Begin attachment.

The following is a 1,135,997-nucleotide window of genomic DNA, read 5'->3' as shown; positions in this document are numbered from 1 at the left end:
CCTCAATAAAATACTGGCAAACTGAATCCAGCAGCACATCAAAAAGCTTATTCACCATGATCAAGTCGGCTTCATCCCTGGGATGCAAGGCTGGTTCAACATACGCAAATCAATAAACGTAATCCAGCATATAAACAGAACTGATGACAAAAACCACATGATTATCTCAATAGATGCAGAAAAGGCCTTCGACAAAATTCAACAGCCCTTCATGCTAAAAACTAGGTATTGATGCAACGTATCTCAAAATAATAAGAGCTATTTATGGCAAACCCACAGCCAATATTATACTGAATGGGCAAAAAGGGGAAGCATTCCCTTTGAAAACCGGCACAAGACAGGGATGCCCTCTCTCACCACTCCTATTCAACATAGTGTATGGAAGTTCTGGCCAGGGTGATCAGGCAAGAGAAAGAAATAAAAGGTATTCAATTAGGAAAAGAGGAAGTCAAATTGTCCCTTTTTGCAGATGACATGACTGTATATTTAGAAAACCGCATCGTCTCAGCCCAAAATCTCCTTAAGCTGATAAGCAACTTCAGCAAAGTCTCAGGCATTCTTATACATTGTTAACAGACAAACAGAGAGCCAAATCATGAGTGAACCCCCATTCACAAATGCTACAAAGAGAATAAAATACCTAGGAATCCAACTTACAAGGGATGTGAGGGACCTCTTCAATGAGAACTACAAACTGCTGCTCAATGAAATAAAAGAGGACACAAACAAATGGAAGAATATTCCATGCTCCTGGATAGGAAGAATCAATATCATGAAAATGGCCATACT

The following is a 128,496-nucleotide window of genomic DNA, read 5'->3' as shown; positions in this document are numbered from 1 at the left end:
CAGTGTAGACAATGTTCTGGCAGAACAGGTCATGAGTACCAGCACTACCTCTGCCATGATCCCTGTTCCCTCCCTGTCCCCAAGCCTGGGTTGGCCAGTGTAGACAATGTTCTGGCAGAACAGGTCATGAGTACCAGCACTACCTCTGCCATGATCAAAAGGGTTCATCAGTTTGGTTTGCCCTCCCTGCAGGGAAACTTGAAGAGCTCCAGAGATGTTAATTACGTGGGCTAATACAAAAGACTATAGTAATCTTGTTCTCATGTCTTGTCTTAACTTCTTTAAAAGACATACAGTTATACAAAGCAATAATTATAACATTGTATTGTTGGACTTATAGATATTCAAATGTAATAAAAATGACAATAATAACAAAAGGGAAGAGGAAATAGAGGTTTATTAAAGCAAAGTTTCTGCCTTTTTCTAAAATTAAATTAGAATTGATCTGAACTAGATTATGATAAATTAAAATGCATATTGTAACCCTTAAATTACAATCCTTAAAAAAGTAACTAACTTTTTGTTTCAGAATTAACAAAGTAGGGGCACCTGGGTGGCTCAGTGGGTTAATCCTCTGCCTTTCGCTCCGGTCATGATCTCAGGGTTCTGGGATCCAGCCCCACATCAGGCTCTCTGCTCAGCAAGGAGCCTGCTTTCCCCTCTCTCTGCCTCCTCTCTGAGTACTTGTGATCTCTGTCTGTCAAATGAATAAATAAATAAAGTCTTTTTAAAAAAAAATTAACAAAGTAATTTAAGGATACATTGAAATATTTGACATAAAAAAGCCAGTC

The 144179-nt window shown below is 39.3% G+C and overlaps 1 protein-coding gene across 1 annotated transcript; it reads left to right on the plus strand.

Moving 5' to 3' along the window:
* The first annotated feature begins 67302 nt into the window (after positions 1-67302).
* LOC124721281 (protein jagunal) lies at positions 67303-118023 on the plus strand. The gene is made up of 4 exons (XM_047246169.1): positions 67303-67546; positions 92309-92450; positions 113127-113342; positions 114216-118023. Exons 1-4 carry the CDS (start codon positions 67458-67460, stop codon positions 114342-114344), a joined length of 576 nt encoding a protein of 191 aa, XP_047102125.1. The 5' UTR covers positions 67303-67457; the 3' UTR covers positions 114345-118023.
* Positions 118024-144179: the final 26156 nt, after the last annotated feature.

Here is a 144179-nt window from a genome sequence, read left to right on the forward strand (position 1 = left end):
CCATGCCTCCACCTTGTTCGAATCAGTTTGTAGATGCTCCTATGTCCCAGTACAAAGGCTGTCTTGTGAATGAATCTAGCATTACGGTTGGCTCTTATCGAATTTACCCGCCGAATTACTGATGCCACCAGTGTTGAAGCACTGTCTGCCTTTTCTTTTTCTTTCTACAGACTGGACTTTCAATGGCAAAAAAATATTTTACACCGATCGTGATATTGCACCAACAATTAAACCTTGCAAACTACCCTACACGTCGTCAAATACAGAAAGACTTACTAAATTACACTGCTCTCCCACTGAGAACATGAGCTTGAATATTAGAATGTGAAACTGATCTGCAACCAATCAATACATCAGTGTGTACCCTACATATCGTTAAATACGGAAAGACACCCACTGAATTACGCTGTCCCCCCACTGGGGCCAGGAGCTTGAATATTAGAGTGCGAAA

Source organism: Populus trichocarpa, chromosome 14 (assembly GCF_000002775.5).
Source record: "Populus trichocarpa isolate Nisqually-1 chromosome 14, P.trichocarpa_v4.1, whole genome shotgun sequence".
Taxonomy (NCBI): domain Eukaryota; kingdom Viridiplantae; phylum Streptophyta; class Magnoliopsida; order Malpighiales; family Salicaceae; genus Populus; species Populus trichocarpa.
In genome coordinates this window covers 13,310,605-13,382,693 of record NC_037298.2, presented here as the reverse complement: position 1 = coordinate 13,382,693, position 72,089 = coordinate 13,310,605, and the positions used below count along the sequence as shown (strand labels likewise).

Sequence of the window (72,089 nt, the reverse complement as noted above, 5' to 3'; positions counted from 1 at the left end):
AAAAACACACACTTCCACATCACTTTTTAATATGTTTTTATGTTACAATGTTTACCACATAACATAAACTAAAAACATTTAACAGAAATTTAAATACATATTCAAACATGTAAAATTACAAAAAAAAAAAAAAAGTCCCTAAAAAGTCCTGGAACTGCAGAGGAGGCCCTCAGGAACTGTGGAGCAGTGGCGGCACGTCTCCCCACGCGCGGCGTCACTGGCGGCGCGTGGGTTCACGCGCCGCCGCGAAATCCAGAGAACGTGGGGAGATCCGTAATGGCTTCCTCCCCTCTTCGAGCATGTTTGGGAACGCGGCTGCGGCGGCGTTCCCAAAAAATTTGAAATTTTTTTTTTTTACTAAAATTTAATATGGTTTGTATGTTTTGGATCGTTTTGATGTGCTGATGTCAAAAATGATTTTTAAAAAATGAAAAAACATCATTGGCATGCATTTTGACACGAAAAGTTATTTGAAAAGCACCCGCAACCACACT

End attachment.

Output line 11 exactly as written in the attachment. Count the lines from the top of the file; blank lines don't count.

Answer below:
CCATGCCTCCACCTTGTTCGAATCAGTTTGTAGATGCTCCTATGTCCCAGTACAAAGGCTGTCTTGTGAATGAATCTAGCATTACGGTTGGCTCTTATCGAATTTACCCGCCGAATTACTGATGCCACCAGTGTTGAAGCACTGTCTGCCTTTTCTTTTTCTTTCTACAGACTGGACTTTCAATGGCAAAAAAATATTTTACACCGATCGTGATATTGCACCAACAATTAAACCTTGCAAACTACCCTACACGTCGTCAAATACAGAAAGACTTACTAAATTACACTGCTCTCCCACTGAGAACATGAGCTTGAATATTAGAATGTGAAACTGATCTGCAACCAATCAATACATCAGTGTGTACCCTACATATCGTTAAATACGGAAAGACACCCACTGAATTACGCTGTCCCCCCACTGGGGCCAGGAGCTTGAATATTAGAGTGCGAAA